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2 volumes. 8vo. xii, 343; iv, 331,  pp. Half-title (vol. I as called for). Dedication page to the memory of General Walter Scott, Bombay Engineers. Original mauve cloth stamped with black decorative pattern, gilt-stamped spines; neatly rebacked to match original, preserving original spines. Bookplates of George Merryweather. Very good. FIRST EDITION. This is essentially an annotated reprint of Burton's 1851 book, Scinde, or the Unhappy Valley. For this edition he made a return pilgrimage back to the Karachi area on the coast of present day Pakistan. // As with the first printing, this edition also includes the tale of the Persian girl (vol. I, pp. 119-123). The tale would be seemingly insignificant and yet Georgiana Stisted writes that the romance was true. Lovell seems to be correct in interpreting a poem written by Burton, previously unpublished, telling of the beauty and tragedy befalling this Persian princess. Lovell's position is that the story is fiction and the poem seems to support that theory it is not autobiographical because Burton never visited Persia "or other places mentioned in the poem", nor was he old when he wrote the piece. Seemingly he was interested in the process of story-telling and adding elements that imitated a Persian classic tale, using their own traditions, ideals and consequences. See: Lovell, pp. 59-64. // Farwell reports "â€¦ there is an interesting footnote in Sind Revisited relating to Charles Darwin. Darwin's Descent of Man had been published in 1871 and in the great controversy provoked by Darwin Burton was one of his defenders. Burton's footnote says that 'almost the only point on which I dare to differ with the learned Dr. Darwin's theory of development' is the question of female beauty among the races of man; Burton maintained that only white women are beautiful and appear so to all races." An unfortunate remark by Burton that is clearly false! Farwell continues with a more amusing tale of a conversation with an archbishop with whom he discussed Darwin's theories. Writes Farwell, "Spotting some monkeys scampering about, the archbishop said, 'Well Captain Burton, there are some of your ancestors.' Burton [retorted], 'Well, my lord, I at least have made some progress. But what about your lordship, who is descended from the angels?'" â€“ Farwell, pp. 323-4. // Casada 61; Penzer p. 94-95 note: Penzer erroneously records the title as "Scind" rather than the correct "Sind". See: Farwell, Burton, (1988), pp. 323-4. First Edition.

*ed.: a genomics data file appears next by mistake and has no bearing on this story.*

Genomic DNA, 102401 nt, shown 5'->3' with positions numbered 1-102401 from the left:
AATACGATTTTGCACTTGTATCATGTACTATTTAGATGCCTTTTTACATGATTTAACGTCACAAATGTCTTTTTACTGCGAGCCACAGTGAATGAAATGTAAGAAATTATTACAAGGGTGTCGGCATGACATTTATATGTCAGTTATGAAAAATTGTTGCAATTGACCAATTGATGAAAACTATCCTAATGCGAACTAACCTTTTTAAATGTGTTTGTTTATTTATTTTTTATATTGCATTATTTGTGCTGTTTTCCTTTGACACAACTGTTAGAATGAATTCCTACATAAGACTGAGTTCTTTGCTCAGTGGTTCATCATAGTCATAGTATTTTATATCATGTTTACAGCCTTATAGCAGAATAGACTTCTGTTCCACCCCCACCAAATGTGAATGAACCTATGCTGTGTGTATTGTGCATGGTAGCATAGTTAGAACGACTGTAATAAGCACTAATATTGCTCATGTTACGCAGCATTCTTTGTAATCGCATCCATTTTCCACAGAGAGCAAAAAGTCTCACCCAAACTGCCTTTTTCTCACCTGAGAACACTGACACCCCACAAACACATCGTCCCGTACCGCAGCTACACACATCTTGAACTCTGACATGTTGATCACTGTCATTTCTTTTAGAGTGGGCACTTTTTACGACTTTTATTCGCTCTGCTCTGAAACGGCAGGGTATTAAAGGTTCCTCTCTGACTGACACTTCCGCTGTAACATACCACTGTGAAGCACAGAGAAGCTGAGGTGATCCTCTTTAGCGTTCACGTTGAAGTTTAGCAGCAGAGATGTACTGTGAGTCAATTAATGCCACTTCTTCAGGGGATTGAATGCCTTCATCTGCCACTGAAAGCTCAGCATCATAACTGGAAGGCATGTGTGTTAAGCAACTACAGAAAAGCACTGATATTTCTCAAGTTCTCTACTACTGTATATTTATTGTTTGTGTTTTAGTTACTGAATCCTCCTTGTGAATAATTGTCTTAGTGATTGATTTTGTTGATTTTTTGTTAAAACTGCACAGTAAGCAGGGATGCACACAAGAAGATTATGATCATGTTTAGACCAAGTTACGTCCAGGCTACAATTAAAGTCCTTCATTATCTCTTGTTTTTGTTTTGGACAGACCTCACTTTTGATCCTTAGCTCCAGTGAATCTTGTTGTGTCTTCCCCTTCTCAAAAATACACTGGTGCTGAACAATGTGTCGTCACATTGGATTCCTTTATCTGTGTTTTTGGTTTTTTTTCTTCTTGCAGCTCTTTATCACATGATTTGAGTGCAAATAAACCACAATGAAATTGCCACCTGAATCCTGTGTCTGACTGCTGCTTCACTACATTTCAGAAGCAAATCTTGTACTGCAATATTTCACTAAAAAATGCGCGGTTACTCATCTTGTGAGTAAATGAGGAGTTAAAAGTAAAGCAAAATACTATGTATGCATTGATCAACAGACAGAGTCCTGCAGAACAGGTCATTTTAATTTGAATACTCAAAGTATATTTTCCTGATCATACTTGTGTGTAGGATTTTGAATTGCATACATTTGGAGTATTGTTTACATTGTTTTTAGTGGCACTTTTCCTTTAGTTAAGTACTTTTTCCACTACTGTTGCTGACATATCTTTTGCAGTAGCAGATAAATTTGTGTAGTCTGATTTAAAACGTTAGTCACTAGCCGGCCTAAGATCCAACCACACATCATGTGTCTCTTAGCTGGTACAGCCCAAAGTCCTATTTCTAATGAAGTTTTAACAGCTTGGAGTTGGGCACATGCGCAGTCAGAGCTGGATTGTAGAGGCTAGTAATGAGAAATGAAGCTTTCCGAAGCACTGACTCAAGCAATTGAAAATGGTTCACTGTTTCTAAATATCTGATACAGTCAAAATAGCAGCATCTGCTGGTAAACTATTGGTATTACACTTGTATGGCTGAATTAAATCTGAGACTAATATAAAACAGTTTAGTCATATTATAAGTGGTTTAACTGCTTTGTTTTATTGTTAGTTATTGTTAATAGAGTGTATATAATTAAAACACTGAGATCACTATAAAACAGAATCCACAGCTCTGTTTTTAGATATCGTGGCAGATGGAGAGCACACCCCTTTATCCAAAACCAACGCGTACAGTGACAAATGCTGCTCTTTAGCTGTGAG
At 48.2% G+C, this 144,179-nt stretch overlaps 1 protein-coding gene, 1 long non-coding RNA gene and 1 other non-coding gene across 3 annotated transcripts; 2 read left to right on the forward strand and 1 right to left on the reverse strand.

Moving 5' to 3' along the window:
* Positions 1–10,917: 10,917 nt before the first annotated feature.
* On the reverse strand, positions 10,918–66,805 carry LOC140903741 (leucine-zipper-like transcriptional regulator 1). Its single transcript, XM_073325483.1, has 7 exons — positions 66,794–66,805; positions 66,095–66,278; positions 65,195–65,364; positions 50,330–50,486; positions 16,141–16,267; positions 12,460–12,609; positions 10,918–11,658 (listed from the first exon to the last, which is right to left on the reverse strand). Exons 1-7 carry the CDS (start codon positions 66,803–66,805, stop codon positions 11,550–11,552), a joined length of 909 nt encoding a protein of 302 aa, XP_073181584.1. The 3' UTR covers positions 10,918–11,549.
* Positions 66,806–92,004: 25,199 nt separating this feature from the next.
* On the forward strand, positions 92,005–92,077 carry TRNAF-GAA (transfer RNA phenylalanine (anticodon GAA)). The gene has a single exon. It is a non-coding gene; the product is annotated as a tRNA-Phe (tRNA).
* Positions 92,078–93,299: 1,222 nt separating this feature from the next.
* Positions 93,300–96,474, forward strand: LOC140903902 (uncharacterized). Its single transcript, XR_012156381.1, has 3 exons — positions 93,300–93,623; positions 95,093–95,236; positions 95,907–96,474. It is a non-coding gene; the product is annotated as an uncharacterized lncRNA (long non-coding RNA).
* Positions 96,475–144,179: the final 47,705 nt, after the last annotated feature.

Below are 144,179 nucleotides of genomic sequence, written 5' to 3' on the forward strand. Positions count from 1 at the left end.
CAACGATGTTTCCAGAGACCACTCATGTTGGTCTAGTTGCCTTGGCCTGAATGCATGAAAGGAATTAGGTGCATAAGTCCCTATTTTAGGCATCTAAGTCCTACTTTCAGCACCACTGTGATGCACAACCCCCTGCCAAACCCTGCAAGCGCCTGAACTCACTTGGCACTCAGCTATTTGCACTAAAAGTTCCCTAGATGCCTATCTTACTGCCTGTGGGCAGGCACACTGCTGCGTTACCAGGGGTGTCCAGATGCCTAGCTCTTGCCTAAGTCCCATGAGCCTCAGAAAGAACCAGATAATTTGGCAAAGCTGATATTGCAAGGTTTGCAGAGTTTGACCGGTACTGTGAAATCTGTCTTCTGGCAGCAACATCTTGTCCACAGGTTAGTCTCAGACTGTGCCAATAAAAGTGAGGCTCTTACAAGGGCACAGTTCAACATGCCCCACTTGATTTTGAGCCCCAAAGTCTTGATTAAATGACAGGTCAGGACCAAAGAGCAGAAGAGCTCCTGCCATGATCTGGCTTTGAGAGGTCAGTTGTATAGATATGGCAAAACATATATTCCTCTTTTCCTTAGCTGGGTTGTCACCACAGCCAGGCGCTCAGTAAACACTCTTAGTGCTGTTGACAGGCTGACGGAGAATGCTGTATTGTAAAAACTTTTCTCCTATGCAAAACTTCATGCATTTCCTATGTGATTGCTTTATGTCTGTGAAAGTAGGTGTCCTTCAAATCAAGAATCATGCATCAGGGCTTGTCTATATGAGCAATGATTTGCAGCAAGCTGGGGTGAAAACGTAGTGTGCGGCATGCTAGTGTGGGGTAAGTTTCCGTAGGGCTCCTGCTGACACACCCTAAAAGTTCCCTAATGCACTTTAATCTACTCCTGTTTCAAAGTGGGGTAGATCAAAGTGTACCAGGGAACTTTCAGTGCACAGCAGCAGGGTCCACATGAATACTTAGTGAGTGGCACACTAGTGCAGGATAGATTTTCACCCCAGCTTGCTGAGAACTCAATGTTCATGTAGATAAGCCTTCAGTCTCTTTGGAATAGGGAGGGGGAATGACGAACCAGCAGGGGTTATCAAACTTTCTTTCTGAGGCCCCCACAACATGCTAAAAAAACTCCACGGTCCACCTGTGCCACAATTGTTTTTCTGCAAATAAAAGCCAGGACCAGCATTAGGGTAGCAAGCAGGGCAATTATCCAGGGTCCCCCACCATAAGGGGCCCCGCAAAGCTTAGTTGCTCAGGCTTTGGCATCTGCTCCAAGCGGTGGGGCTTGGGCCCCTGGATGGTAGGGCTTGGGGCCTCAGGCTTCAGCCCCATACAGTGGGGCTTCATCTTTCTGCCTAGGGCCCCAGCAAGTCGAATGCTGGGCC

Title: Sind Revisited: With notices of the Anglo-Indian Army; Railroads; Past, Present, and Future.
Publisher: London:, Richard Bentley and Son, 1877.: 1877
lbs: 9.00 lbs
Seller ID: ME1017